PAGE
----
This is a guest post from Edwin Choi, the founder of Mariposa Capital Management. Edwin is a fee-only investment advisor in Los Angeles and a long-time reader of GRS. Prior to starting Mariposa, Choi spent many years as a portfolio manager with Merrill Lynch in New York. Previously at GRS, Choi explained how to choose a target-date fund.
The financial industry generally places more emphasis on style than substance. Because of this, when their work is actually evaluated, results tend to be disappointing. Wall Street’s earnings forecasts? Overly optimistic. Performance of mutual fund managers? Quite embarrassing. You may be wondering: Do Morningstar ratings also belong in the same category?
You’re probably familiar with Morningstar and their one- to five-star mutual fund ratings. Many investors rely on Morningstar for stock and mutual fund research, and mutual fund companies love using Morningstar ratings in their marketing materials. But is there any value in a five-star Morningstar rating? (Disclosure: I use Morningstar software sold to investment advisors almost everyday.)
Fortunately for us, researchers recently looked into these ratings and published their results. They compared Morningstar ratings to fund expense ratios as a predictor of future performance.
The expense ratio is the annual fee for investing in a fund. This fee is charged by the mutual fund manager, and it’s one of my favorite metrics. If you assume that mutual fund managers have no value — which I find to be a very good approximation — you would expect lower costs to predict better performance. And the report found just that:
Expense ratios are strong predictors of performance. In every asset class over every time period, the cheapest quintile produced higher total returns than the most expensive quintile.
What about Morningstar ratings? Five-star ratings predicted better performance than one-star ratings in 13 of 20 observations — a success rate of just 65%. That sounds pretty good on its own, but it’s still worse than a metric that anyone can look up in seconds.
Since Morningstar uses prior performance (after fees) to calculate its ratings, the ratings already include information about expense ratios indirectly. So what is Morningstar adding with its fancy algorithm? Let’s use a little high-school algebra to find out. (Geek Alert!)
And we just found out that:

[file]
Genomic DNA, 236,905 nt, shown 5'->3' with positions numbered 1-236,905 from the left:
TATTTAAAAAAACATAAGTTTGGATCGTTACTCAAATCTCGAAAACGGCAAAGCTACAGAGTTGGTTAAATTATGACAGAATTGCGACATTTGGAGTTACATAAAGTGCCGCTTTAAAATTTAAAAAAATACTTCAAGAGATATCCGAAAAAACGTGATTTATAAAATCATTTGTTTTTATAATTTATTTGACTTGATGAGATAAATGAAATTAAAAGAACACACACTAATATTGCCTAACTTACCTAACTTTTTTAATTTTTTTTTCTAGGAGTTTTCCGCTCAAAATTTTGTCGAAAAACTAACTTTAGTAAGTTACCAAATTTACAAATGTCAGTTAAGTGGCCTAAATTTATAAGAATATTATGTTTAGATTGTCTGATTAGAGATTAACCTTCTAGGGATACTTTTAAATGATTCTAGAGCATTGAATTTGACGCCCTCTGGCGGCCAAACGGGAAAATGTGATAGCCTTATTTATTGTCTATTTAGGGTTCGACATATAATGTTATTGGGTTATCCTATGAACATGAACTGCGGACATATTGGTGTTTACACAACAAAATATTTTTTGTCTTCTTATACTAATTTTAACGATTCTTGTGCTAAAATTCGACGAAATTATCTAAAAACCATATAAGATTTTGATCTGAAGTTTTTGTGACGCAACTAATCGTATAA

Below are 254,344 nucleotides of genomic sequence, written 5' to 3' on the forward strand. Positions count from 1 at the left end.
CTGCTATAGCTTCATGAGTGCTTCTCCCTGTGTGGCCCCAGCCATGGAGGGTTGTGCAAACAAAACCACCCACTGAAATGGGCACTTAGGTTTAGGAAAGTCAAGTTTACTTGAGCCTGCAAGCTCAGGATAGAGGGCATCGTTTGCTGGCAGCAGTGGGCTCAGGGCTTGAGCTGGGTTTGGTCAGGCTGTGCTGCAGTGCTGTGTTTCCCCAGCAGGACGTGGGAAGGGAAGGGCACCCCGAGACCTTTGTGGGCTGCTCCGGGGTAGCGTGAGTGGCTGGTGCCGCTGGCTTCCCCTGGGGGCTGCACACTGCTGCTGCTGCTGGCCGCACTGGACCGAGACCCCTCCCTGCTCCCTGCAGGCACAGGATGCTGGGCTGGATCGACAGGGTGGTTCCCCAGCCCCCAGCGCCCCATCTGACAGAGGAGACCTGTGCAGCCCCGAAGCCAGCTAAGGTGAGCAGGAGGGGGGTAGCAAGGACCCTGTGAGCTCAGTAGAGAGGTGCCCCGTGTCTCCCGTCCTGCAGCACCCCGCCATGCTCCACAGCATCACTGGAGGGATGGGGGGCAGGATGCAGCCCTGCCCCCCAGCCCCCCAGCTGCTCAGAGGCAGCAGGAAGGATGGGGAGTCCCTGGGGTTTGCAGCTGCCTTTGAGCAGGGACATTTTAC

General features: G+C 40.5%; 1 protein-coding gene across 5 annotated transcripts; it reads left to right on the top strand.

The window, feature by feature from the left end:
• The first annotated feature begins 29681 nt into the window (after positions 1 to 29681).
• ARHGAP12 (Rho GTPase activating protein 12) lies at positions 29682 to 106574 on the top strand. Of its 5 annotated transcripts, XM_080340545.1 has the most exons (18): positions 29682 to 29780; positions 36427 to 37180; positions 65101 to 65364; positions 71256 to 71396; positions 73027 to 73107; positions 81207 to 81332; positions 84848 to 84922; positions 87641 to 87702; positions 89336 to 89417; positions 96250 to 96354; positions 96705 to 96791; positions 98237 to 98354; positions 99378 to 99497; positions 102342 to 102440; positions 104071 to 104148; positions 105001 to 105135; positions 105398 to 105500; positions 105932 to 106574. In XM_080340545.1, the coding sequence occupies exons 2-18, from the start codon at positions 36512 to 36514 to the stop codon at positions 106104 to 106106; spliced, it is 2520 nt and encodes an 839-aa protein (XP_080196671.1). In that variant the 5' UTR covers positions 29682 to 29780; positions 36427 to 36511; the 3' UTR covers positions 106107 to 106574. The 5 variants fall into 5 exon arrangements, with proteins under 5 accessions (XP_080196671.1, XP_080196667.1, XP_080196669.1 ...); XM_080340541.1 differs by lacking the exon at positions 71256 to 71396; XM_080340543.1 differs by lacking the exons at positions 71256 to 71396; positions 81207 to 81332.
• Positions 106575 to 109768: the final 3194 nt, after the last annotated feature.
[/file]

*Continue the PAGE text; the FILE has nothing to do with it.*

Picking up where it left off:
Finally, using my graduate degree in math, I get this:
Yes, Morningstar’s algorithm is horrible. And that’s not all.
Morningstar reserves its five- and one-star ratings for the top and bottom 10% of funds. However, the researchers conducting this study divided expense ratios into quintiles — or, as normal people would say, 20% buckets. The expense ratios were handicapped by using 20% buckets instead of 10%, and still beat Morningstar ratings. Ouch!
Well, there’s one thing I forgot to tell you. People have performed this evaluation many times with similar results, so it isn’t news to serious students of investing. The interesting part of the report I quoted is the publisher: Morningstar. If you read its report [PDF], it sounds like a politician answering a tough question — uncomfortable. Independent thinkers can go directly to the results here [PDF].
Note: After writing this, I noticed that Morningstar clarified that ratings are indicators of past performance, and should not be used to predict future performance. If Morningstar were concerned about substance, it would tailor its ratings to how investors actually use them — as an indicator of a good investment. If it did that, most five-star rated funds would just be index funds. Unfortunately, Morningstar emphasizes style (and money), so it ends up with an imperfect rating system that benefits one of its biggest clients: mutual funds.
Another Note: Morningstar responded to a version of this article that was published on Mariposa Capital Management’s blog in August. You can read the comments here.
This article is about Investing
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